Knowledge without Sacrifice is Self-Deception

Writing a good character arc involves carrying a protagonist through conflict and struggle, ultimately with the goal of learning something valuable by the end of the story. Most stories involves some form of growth. What I’d like to explore today is the philosophy of human acclimation to knowledge and the ways we fight against reality and truth.

They say ignorance is bliss. If that’s true, then knowledge is suffering. Knowledge is sacrifice. But once the wool is pulled from your eyes, you either allow yourself to be crushed under the burden of truth, or grow a suit of armor and with enough strength, wield knowledge as a tool at your bidding.

Following this thread, the acclimation to truth goes through four stages: Ignorance to Deception to Misery to Strength.

Ignorance is bliss on the doorstep of chaos. Sometimes ignorance can be maintained for a life time, but often ignorance accrues interest. That interest can spill into the bankruptcy of life.

Deep down we know this to be true. So for those who desire the appearance of intellect, to elevate themself from the masses, they seek out knowledge. But how many of those are prepared for the consequences that knowledge brings?

Have you ever had someone ask you for advice, only to completely disregard your recommendations? Why do we ask professionals for their opinion when we have no intention of changing our point of view or course of action based on that new piece of information?

That knowledge is the brittle armor of self-deception. Perhaps, you think, the bringer of truth is wrong, a false prophet, misunderstanding a key detail. You wonder why you bothered asking the “expert” in the first place. If they’re right, then my enthusiasm for this thing is misplaced, and that mean’s I am wrong. But I’m the expert on me and because I want it to be true, then true it is.

What we all try to avoid is stage three: Misery. To be crushed by knowledge without the strength to cope and handle what reality brings. Better to avoid it outright one might conclude. For some this is done by absolving oneself of curiosity. Satisfied with their station in life, why poke the hornet’s nest. Those are the ignorant.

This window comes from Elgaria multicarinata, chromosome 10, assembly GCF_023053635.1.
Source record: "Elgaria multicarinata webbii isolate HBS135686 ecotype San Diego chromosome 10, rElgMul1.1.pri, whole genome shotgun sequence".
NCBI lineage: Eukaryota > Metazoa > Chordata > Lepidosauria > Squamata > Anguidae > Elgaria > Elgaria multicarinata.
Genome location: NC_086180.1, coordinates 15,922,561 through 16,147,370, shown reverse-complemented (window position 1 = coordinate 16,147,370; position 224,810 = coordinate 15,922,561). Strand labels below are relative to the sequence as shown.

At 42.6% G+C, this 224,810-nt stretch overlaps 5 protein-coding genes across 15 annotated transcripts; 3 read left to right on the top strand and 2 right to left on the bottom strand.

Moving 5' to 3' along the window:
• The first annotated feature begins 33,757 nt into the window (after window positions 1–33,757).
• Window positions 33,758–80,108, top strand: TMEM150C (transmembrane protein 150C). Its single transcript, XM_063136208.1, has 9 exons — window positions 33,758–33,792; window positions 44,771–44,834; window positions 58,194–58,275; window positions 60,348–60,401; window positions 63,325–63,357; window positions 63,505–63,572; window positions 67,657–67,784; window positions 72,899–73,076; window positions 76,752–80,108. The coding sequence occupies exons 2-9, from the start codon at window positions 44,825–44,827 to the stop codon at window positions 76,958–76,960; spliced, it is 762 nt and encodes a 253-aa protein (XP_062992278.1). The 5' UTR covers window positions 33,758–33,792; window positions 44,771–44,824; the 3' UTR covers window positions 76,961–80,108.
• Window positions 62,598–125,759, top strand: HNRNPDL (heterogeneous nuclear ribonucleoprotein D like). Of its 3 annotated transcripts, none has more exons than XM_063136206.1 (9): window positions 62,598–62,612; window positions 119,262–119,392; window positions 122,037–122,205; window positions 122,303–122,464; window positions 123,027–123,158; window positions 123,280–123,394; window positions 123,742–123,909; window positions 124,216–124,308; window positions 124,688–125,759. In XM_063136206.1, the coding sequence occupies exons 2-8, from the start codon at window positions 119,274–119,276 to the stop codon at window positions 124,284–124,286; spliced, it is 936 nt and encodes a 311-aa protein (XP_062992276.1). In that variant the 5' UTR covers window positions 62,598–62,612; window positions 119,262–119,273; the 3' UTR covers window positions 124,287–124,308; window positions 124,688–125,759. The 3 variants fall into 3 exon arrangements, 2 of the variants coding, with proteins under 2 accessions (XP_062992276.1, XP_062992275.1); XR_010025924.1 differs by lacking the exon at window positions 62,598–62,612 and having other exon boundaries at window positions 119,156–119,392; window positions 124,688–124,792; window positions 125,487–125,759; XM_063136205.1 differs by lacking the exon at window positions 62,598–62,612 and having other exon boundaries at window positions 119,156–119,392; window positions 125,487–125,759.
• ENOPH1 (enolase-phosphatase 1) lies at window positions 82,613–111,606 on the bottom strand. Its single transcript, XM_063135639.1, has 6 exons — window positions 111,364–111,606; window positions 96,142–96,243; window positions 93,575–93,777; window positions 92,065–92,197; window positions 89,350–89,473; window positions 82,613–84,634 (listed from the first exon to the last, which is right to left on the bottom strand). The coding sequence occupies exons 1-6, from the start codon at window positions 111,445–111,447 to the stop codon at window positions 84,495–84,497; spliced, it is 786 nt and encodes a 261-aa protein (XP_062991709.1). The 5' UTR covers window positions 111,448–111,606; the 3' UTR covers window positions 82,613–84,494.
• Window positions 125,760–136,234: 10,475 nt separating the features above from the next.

For those who seek the appearance of being above the ignorant masses, they hang onto superficial knowledge, and compartmentalize the rest. Those are the deceivers.

Then come the miserable. They accept knowledge and truth but their arms are not yet strong enough to carry its burden. The miserable range from the sore, yet still out of shape, individuals wondering if they should stick out the new routine at the gym to the addict in rehab struggling with their withdrawal symptoms dreaming of another high.

Misery is the most precarious of stages. It’s the precipice of failure and success. What’s forgotten while miserable is that the strength that’s achieved in the next stage isn’t a clear path. It’s built on failure. It requires the willingness to fail, and actual failure, to construct the quiet strength necessary to carry the towering burden of knowledge and wield it to your bidding.

If someone has eschewed self-deception and waded through a sea of misery, they will find that knowledge becomes an armor made of hammered steel, forged at a thousand degrees. Willing to accept the suffering of reality and truth today, you avoid the worst pitfalls of deception: the squandered fortune, the ruined health, premature death. Success accrues to the strong, but not without the burden of knowledge, a massive weight they carry with courage. That weight punctuates their every movement, giving it a gravity it didn’t have before.

Once you stare down truth, what is left to fear?

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